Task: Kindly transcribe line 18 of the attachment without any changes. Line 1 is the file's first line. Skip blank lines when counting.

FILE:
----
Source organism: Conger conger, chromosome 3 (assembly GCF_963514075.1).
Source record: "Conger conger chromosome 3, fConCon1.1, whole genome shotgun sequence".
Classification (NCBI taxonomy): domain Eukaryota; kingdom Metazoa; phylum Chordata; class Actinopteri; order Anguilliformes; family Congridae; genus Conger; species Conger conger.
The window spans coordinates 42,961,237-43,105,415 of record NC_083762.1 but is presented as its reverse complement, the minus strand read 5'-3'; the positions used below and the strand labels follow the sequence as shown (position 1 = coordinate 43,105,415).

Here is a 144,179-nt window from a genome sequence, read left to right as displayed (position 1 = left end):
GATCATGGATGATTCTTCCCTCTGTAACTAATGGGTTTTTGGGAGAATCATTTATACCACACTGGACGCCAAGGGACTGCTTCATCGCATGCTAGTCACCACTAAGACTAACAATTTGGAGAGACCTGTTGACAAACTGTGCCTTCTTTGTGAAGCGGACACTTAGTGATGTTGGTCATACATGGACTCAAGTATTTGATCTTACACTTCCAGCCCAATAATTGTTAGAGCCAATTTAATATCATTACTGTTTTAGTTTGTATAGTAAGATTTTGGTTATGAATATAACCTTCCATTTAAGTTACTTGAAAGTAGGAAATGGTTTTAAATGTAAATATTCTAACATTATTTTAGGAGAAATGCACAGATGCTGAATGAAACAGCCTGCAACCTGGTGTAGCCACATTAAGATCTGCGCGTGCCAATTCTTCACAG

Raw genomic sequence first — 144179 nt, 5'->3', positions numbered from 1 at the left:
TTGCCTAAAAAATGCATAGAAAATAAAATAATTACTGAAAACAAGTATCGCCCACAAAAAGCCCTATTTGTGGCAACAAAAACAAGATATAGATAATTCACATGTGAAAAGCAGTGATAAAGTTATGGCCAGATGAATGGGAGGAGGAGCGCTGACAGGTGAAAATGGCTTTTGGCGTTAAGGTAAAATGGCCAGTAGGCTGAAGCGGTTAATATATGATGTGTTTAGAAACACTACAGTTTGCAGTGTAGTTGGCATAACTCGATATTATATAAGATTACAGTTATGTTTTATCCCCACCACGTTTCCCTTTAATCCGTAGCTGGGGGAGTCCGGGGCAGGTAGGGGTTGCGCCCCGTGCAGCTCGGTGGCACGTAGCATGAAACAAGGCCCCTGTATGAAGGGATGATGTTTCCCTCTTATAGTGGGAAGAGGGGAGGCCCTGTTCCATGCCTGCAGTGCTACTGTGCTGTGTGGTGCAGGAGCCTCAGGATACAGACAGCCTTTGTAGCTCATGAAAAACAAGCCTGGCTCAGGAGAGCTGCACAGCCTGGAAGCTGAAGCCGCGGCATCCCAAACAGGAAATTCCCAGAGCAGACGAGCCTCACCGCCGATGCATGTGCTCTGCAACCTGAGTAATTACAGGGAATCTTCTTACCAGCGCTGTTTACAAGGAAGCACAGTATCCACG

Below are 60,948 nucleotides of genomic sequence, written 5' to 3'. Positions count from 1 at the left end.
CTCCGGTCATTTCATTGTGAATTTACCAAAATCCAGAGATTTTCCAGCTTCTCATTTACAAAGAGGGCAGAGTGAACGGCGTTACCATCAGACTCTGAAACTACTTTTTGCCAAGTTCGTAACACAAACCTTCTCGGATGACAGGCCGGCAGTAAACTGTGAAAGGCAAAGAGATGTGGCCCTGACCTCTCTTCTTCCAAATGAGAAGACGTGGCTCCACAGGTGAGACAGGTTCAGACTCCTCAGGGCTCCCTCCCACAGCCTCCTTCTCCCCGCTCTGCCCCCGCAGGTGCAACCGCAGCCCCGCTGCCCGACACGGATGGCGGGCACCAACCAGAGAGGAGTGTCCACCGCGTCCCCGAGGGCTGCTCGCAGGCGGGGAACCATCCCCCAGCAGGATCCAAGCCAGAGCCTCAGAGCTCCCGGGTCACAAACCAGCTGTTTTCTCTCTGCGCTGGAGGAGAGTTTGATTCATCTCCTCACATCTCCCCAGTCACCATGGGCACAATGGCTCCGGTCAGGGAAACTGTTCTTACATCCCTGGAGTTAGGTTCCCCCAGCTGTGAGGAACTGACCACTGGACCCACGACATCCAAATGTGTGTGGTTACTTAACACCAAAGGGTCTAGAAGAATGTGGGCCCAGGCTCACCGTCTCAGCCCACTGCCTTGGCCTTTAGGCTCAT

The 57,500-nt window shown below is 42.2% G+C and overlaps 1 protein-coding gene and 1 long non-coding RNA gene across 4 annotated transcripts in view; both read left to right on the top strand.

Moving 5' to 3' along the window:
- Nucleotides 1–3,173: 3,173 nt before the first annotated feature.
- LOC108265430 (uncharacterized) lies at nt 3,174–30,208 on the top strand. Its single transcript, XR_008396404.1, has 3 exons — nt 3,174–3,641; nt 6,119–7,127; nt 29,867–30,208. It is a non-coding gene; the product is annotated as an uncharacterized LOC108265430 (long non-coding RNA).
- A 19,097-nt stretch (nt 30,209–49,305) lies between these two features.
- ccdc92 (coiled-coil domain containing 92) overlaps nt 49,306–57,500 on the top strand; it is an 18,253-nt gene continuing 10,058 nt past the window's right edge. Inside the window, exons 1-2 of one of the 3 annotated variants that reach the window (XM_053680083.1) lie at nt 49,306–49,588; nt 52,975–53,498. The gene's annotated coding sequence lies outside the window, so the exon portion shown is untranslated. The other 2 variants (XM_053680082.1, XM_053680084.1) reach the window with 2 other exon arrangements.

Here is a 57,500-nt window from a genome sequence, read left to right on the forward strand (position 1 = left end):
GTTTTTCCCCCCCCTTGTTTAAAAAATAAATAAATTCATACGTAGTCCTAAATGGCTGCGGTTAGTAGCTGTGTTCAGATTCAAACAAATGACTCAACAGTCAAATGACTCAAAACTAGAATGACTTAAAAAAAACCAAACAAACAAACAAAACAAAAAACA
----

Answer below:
GTTTTTCCCCCCCCTTGTTTAAAAAATAAATAAATTCATACGTAGTCCTAAATGGCTGCGGTTAGTAGCTGTGTTCAGATTCAAACAAATGACTCAACAGTCAAATGACTCAAAACTAGAATGACTTAAAAAAAACCAAACAAACAAACAAAACAAAAAACA